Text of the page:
These unproductive behaviors are your blind spots.

So, how do you see what gets in your way (your blind spots) and, more importantly, how do you correct them?

We are creatures of habit, and we are all pretty mindless. This is not a criticism or judgment; it is an observation. We do so much in our day out of habit that we are not mindful and intentional in some of our choices and actions. And the more mindless we are, the more our unproductive behaviors (blind spots) show up in our days, negatively affecting our results.

A blind spot for a manager could be any of the following:

  • Always telling employees what to do instead of asking, guiding and supporting.
  • Watching for what’s not working with employees instead of what is working.
  • Being cheap with praise for work well done.
  • Being overly compassionate where others don’t see you as a leader, or overly dogmatic where others don’t want to work with you.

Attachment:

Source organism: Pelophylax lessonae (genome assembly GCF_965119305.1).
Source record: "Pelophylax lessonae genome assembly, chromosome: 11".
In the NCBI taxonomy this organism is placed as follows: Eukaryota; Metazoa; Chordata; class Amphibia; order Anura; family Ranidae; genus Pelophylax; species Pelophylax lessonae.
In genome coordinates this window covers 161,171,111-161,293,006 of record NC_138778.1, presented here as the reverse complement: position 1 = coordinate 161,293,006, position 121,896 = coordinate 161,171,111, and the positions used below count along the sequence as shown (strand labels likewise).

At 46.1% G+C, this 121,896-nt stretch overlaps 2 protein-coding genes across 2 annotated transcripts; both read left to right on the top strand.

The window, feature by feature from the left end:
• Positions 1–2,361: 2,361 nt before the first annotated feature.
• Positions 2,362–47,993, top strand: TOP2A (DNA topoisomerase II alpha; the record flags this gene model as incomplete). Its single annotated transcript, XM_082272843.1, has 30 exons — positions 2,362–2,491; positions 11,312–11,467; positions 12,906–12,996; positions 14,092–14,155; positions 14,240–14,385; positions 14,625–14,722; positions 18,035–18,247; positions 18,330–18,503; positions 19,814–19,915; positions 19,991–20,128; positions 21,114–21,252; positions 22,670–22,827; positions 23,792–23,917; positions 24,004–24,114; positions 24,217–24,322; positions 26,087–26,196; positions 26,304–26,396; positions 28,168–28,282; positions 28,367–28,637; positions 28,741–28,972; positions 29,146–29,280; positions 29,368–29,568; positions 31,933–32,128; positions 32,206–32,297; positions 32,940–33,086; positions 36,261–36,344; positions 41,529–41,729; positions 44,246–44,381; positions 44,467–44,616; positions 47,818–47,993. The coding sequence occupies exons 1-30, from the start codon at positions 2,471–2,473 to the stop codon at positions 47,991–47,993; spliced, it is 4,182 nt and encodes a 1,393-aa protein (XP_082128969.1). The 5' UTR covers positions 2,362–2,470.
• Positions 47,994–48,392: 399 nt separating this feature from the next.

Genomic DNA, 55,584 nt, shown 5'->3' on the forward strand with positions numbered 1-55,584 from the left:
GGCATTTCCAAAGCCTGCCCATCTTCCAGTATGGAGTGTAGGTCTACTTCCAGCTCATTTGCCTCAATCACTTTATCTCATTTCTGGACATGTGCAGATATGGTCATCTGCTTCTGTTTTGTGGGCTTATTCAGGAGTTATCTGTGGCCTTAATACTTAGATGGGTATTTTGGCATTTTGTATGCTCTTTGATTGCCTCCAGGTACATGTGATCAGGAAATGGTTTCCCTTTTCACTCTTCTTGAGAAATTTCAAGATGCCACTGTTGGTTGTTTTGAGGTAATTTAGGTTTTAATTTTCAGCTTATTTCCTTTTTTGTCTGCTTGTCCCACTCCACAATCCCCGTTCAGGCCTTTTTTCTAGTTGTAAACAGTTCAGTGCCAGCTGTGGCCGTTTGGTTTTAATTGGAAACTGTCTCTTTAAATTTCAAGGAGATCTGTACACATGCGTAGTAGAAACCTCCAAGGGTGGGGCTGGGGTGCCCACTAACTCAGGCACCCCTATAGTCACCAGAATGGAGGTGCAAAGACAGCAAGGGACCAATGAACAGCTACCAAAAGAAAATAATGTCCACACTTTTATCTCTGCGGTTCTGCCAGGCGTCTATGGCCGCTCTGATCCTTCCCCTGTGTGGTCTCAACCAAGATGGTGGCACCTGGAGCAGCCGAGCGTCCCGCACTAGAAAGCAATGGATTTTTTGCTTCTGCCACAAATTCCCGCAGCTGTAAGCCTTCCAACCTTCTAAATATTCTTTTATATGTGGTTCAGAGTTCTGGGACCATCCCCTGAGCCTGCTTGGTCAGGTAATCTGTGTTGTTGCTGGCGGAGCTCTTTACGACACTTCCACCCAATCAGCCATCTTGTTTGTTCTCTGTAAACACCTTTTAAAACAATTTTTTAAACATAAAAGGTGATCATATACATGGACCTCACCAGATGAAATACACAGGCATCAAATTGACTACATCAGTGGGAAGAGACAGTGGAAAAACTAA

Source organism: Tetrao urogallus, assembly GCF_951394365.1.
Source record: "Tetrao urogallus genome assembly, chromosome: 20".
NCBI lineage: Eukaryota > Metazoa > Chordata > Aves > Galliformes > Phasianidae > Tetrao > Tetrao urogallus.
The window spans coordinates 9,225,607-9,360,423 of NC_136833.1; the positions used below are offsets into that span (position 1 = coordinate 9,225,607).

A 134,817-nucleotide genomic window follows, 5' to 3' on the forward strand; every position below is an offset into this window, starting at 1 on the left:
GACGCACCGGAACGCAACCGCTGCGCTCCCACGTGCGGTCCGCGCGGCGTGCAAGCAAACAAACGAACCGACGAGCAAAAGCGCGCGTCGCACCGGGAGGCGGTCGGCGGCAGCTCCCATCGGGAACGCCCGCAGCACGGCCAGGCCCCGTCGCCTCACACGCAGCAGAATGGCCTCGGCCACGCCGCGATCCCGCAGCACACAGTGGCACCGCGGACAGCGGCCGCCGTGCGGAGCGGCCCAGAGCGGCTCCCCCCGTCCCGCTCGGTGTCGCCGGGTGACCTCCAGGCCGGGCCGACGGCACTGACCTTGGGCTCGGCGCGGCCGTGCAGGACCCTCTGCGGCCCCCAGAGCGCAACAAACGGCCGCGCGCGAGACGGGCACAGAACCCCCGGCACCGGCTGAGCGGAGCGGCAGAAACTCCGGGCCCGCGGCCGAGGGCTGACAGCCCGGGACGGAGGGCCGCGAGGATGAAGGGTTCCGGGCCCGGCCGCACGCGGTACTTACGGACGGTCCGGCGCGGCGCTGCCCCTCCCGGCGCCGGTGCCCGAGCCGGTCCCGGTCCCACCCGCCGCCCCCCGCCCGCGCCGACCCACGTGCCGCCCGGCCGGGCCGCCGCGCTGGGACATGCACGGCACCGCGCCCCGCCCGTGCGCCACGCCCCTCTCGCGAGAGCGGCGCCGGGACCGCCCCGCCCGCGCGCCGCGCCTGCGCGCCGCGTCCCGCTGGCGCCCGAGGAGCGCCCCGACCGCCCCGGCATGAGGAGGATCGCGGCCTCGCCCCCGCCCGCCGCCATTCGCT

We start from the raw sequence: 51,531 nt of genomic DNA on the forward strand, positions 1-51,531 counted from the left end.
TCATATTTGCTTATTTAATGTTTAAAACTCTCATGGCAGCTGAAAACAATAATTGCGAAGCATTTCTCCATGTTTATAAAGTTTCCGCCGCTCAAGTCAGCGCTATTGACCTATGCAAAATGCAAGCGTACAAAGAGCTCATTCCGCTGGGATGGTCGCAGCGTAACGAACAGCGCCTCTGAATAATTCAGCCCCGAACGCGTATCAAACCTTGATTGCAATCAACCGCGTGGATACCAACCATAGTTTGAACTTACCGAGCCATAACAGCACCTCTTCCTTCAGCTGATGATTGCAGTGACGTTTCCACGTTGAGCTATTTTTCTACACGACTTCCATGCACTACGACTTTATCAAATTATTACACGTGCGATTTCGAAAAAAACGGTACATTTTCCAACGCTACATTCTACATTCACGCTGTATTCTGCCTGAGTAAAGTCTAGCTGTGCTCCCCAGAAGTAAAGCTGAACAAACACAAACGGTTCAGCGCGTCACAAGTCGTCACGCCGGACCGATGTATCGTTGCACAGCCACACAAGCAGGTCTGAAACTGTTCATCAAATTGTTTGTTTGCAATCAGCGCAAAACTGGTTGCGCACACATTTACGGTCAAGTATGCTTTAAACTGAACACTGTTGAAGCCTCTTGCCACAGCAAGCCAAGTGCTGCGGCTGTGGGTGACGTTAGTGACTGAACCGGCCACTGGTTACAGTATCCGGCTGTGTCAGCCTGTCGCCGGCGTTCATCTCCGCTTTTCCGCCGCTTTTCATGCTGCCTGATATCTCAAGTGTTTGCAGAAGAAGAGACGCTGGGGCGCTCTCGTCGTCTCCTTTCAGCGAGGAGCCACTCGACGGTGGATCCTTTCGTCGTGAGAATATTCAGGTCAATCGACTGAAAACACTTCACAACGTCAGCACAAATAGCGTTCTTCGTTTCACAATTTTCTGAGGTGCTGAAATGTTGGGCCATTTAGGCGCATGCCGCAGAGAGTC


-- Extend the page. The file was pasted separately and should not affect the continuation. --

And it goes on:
• Holding others to behaviors that you don’t maintain for yourself.
  • Communicating in one method with everyone, regardless of its ineffectiveness.
  • Fear of confrontation or conflict.
  • Arrogance and disconnection from others.

Since blind spots are unproductive behaviors that you cannot see, the first step to improving your performance is to identify your blind spots so you can work on them. To do this requires intentional and focused work on yourself to increase your self-awareness.

Here are two things you can do now to identify your blind spots.

  • Self-evaluation. Make time without any interruptions. Focus on how you manage others and your work. To summarize what you notice, draw a line down the middle of a page. The left column is for you to summarize what works in the way you manage. The right column is for you to summarize what doesn’t work in the way you manage. The list of what’s not working will help you see your blind spots.